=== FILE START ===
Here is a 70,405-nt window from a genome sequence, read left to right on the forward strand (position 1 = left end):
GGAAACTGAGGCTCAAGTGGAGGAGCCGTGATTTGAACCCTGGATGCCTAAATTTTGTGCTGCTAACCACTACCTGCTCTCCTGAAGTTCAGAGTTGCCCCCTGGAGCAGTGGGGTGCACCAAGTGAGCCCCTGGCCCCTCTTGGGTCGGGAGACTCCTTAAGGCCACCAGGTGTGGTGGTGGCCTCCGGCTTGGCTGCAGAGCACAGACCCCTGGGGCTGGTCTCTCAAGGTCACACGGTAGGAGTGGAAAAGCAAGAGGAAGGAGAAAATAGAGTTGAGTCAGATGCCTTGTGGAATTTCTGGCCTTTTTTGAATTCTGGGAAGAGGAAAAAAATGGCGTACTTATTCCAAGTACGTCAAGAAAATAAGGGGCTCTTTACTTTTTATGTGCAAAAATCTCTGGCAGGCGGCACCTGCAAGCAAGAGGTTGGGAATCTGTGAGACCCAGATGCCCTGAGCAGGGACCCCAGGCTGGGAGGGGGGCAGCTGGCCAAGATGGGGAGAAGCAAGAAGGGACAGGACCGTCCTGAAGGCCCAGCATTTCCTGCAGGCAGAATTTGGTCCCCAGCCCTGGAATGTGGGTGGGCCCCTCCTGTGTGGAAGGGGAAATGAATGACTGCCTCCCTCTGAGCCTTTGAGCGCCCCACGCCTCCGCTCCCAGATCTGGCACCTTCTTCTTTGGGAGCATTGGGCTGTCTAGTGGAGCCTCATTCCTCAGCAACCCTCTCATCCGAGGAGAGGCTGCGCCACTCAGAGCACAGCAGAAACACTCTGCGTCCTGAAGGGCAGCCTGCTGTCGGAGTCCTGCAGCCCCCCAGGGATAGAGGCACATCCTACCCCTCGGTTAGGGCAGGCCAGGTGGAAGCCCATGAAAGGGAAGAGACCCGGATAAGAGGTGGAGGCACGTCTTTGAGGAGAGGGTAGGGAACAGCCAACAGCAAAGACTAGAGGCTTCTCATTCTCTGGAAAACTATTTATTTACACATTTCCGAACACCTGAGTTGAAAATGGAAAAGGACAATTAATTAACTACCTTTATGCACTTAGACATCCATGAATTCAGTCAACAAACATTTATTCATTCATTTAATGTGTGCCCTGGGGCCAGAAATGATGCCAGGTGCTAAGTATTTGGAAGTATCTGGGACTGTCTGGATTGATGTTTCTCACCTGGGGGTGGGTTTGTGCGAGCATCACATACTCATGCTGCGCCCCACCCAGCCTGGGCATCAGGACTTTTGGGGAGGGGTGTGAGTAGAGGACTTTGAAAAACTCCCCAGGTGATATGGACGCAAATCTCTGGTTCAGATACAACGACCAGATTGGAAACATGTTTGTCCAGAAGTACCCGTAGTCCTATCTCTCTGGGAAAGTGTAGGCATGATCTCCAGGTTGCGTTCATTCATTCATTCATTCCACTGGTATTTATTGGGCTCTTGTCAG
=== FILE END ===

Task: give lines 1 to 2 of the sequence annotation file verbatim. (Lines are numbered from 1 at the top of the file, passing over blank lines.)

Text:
Here is a 70,405-nt window from a genome sequence, read left to right on the forward strand (position 1 = left end):
GGAAACTGAGGCTCAAGTGGAGGAGCCGTGATTTGAACCCTGGATGCCTAAATTTTGTGCTGCTAACCACTACCTGCTCTCCTGAAGTTCAGAGTTGCCCCCTGGAGCAGTGGGGTGCACCAAGTGAGCCCCTGGCCCCTCTTGGGTCGGGAGACTCCTTAAGGCCACCAGGTGTGGTGGTGGCCTCCGGCTTGGCTGCAGAGCACAGACCCCTGGGGCTGGTCTCTCAAGGTCACACGGTAGGAGTGGAAAAGCAAGAGGAAGGAGAAAATAGAGTTGAGTCAGATGCCTTGTGGAATTTCTGGCCTTTTTTGAATTCTGGGAAGAGGAAAAAAATGGCGTACTTATTCCAAGTACGTCAAGAAAATAAGGGGCTCTTTACTTTTTATGTGCAAAAATCTCTGGCAGGCGGCACCTGCAAGCAAGAGGTTGGGAATCTGTGAGACCCAGATGCCCTGAGCAGGGACCCCAGGCTGGGAGGGGGGCAGCTGGCCAAGATGGGGAGAAGCAAGAAGGGACAGGACCGTCCTGAAGGCCCAGCATTTCCTGCAGGCAGAATTTGGTCCCCAGCCCTGGAATGTGGGTGGGCCCCTCCTGTGTGGAAGGGGAAATGAATGACTGCCTCCCTCTGAGCCTTTGAGCGCCCCACGCCTCCGCTCCCAGATCTGGCACCTTCTTCTTTGGGAGCATTGGGCTGTCTAGTGGAGCCTCATTCCTCAGCAACCCTCTCATCCGAGGAGAGGCTGCGCCACTCAGAGCACAGCAGAAACACTCTGCGTCCTGAAGGGCAGCCTGCTGTCGGAGTCCTGCAGCCCCCCAGGGATAGAGGCACATCCTACCCCTCGGTTAGGGCAGGCCAGGTGGAAGCCCATGAAAGGGAAGAGACCCGGATAAGAGGTGGAGGCACGTCTTTGAGGAGAGGGTAGGGAACAGCCAACAGCAAAGACTAGAGGCTTCTCATTCTCTGGAAAACTATTTATTTACACATTTCCGAACACCTGAGTTGAAAATGGAAAAGGACAATTAATTAACTACCTTTATGCACTTAGACATCCATGAATTCAGTCAACAAACATTTATTCATTCATTTAATGTGTGCCCTGGGGCCAGAAATGATGCCAGGTGCTAAGTATTTGGAAGTATCTGGGACTGTCTGGATTGATGTTTCTCACCTGGGGGTGGGTTTGTGCGAGCATCACATACTCATGCTGCGCCCCACCCAGCCTGGGCATCAGGACTTTTGGGGAGGGGTGTGAGTAGAGGACTTTGAAAAACTCCCCAGGTGATATGGACGCAAATCTCTGGTTCAGATACAACGACCAGATTGGAAACATGTTTGTCCAGAAGTACCCGTAGTCCTATCTCTCTGGGAAAGTGTAGGCATGATCTCCAGGTTGCGTTCATTCATTCATTCATTCCACTGGTATTTATTGGGCTCTTGTCAG